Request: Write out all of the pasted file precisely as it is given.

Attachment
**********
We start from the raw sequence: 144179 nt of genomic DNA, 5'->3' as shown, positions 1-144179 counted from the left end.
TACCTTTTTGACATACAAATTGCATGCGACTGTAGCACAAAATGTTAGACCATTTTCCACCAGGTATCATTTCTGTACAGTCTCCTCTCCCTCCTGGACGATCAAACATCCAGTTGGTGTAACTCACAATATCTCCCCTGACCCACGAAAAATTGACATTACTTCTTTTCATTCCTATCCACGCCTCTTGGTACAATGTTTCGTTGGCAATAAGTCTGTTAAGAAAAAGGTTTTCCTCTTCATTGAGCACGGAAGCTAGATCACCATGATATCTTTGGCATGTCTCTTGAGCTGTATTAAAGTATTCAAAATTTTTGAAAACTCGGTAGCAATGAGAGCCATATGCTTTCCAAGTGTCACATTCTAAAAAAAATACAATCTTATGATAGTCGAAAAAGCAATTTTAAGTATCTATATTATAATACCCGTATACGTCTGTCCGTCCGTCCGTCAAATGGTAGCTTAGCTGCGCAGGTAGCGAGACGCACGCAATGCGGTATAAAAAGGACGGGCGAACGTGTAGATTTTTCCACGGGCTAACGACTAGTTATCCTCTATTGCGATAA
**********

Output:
We start from the raw sequence: 144179 nt of genomic DNA, 5'->3' as shown, positions 1-144179 counted from the left end.
TACCTTTTTGACATACAAATTGCATGCGACTGTAGCACAAAATGTTAGACCATTTTCCACCAGGTATCATTTCTGTACAGTCTCCTCTCCCTCCTGGACGATCAAACATCCAGTTGGTGTAACTCACAATATCTCCCCTGACCCACGAAAAATTGACATTACTTCTTTTCATTCCTATCCACGCCTCTTGGTACAATGTTTCGTTGGCAATAAGTCTGTTAAGAAAAAGGTTTTCCTCTTCATTGAGCACGGAAGCTAGATCACCATGATATCTTTGGCATGTCTCTTGAGCTGTATTAAAGTATTCAAAATTTTTGAAAACTCGGTAGCAATGAGAGCCATATGCTTTCCAAGTGTCACATTCTAAAAAAAATACAATCTTATGATAGTCGAAAAAGCAATTTTAAGTATCTATATTATAATACCCGTATACGTCTGTCCGTCCGTCCGTCAAATGGTAGCTTAGCTGCGCAGGTAGCGAGACGCACGCAATGCGGTATAAAAAGGACGGGCGAACGTGTAGATTTTTCCACGGGCTAACGACTAGTTATCCTCTATTGCGATAA